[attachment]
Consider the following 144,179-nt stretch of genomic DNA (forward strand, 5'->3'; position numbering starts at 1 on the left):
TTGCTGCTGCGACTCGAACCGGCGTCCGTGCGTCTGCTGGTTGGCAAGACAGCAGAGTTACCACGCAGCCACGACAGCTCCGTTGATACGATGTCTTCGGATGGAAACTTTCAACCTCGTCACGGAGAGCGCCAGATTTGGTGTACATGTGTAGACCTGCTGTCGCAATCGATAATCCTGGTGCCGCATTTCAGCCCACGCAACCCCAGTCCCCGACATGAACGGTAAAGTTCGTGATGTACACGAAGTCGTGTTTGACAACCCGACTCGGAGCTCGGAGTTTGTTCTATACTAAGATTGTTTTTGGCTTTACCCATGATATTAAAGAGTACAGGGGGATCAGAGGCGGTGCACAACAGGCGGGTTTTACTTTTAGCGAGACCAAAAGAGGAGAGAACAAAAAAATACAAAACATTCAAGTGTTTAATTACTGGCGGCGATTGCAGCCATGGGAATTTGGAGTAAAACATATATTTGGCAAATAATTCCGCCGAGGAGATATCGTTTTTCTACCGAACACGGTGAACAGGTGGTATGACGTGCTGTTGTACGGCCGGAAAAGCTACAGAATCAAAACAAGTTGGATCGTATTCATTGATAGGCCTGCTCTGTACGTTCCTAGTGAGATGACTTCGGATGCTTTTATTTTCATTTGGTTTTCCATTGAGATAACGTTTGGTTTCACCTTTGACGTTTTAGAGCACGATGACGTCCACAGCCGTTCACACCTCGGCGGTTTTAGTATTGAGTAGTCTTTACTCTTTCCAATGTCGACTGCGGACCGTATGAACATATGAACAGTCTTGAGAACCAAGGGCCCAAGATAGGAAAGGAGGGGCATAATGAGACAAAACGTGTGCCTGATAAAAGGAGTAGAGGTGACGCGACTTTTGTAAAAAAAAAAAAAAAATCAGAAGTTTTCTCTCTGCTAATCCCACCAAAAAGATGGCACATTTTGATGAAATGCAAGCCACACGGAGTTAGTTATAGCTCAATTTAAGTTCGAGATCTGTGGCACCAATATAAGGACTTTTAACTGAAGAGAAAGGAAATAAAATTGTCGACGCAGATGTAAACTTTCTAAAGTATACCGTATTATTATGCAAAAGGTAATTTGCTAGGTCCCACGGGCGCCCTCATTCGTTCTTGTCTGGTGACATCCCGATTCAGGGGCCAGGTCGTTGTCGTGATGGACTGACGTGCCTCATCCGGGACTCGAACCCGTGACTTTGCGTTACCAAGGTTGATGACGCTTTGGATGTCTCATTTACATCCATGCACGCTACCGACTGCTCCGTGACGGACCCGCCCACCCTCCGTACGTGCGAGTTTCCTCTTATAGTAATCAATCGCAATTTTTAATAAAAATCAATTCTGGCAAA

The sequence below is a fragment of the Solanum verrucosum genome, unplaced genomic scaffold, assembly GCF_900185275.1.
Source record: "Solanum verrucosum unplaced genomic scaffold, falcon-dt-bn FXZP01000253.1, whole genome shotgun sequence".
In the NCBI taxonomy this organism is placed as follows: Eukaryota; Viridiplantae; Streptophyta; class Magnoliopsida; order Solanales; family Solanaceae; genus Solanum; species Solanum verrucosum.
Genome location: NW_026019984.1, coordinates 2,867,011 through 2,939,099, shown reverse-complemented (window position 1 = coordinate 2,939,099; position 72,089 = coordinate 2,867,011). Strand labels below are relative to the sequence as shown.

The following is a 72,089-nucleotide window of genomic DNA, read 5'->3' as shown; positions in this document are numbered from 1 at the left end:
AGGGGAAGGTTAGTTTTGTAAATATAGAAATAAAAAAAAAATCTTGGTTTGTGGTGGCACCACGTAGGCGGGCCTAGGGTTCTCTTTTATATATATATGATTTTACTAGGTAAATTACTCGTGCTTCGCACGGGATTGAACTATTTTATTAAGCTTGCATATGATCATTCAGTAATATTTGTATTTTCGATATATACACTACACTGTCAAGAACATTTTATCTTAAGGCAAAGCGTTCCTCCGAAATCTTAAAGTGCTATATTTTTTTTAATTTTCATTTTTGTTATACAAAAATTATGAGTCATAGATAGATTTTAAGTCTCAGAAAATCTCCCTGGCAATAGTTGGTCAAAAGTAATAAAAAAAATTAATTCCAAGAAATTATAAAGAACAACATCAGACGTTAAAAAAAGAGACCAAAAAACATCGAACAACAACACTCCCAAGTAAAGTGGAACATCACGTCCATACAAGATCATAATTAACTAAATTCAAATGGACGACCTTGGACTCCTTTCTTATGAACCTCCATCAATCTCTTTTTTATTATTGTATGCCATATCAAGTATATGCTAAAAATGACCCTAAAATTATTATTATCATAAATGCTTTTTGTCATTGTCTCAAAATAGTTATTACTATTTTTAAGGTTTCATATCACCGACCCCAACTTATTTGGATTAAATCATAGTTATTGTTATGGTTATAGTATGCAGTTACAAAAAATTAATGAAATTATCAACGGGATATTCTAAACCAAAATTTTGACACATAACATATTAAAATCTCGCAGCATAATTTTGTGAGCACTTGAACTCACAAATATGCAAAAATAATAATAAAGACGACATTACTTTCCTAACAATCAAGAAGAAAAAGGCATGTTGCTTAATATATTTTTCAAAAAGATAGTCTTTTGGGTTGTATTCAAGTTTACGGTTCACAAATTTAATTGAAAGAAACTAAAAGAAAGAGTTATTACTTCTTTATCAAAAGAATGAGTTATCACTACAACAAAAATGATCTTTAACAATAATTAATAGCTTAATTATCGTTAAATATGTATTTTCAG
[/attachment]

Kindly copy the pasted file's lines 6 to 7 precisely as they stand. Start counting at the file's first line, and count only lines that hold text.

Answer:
Genome location: NW_026019984.1, coordinates 2,867,011 through 2,939,099, shown reverse-complemented (window position 1 = coordinate 2,939,099; position 72,089 = coordinate 2,867,011). Strand labels below are relative to the sequence as shown.

The following is a 72,089-nucleotide window of genomic DNA, read 5'->3' as shown; positions in this document are numbered from 1 at the left end: